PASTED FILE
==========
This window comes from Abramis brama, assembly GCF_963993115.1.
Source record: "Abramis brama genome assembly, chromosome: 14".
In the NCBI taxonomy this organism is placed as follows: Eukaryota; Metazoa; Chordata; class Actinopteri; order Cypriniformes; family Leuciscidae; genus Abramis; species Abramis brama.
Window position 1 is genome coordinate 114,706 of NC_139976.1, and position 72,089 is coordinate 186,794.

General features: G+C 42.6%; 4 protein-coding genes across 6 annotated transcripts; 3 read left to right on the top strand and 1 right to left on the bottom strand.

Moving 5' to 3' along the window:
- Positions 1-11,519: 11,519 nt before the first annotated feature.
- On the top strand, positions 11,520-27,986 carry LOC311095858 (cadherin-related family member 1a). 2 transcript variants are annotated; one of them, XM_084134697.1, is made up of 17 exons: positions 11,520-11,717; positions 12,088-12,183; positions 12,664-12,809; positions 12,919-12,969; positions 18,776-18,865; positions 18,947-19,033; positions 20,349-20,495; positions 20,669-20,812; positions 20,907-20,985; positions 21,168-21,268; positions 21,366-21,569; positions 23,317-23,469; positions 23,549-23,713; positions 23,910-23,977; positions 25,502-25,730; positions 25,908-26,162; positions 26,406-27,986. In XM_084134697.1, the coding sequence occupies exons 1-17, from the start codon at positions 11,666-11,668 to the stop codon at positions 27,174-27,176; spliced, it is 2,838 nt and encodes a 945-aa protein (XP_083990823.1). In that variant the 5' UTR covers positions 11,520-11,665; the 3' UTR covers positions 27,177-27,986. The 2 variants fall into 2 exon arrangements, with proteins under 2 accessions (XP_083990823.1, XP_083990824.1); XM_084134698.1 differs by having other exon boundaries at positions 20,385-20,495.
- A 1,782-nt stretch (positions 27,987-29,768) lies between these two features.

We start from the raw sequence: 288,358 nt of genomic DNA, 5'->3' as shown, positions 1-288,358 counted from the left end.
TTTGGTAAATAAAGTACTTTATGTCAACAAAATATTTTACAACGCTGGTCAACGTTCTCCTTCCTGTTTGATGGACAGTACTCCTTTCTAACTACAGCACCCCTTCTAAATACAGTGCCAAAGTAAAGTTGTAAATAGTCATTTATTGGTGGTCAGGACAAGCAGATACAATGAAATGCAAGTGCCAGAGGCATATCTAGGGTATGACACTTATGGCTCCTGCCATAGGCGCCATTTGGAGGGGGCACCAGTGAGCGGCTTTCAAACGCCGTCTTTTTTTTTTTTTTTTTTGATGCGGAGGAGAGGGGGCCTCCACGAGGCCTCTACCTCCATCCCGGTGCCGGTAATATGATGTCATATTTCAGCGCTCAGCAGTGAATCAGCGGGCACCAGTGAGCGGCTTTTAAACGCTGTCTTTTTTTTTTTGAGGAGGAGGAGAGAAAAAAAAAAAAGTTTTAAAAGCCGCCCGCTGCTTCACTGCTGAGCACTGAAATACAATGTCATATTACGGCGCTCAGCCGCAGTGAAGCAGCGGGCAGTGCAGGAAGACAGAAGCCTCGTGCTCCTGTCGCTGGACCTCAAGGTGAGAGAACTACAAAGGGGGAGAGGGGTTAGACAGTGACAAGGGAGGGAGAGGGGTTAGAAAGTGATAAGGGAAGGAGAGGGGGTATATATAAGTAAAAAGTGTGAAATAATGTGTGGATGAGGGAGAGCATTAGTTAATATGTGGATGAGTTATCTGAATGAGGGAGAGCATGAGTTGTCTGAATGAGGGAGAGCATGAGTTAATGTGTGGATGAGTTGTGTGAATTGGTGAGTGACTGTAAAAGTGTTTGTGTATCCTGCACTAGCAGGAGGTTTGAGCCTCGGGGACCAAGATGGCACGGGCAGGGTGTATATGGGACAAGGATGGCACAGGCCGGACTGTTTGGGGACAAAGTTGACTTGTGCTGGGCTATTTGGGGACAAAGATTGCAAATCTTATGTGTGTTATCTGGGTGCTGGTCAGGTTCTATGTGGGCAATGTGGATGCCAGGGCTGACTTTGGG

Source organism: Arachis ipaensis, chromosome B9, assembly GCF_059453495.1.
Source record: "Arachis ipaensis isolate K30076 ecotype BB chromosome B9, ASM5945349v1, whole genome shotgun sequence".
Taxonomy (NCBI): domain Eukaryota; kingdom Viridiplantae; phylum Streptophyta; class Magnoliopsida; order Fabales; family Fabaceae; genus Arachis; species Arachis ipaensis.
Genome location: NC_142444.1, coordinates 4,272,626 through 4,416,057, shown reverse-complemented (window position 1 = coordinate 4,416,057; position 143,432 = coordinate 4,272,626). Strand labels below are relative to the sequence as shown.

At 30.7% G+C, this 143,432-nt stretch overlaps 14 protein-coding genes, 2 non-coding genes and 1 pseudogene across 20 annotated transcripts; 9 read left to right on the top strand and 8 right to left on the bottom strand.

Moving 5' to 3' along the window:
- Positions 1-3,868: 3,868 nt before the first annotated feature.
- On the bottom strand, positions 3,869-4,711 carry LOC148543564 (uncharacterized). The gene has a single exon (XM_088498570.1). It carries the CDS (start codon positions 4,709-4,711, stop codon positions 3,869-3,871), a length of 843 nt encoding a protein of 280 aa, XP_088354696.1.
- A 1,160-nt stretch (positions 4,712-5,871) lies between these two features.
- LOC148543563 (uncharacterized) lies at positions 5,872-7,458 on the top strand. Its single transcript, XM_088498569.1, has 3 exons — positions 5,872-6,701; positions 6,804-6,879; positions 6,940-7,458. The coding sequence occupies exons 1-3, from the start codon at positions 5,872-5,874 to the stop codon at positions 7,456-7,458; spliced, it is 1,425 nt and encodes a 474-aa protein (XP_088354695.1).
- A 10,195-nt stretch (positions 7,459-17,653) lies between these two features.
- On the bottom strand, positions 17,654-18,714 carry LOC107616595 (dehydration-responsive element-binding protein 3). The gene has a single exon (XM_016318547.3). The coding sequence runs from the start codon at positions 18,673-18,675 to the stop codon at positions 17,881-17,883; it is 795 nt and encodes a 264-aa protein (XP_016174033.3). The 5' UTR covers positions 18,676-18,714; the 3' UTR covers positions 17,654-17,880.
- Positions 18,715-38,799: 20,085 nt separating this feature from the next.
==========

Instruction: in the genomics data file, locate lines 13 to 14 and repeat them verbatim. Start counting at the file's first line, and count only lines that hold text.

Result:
Source record: "Arachis ipaensis isolate K30076 ecotype BB chromosome B9, ASM5945349v1, whole genome shotgun sequence".
Taxonomy (NCBI): domain Eukaryota; kingdom Viridiplantae; phylum Streptophyta; class Magnoliopsida; order Fabales; family Fabaceae; genus Arachis; species Arachis ipaensis.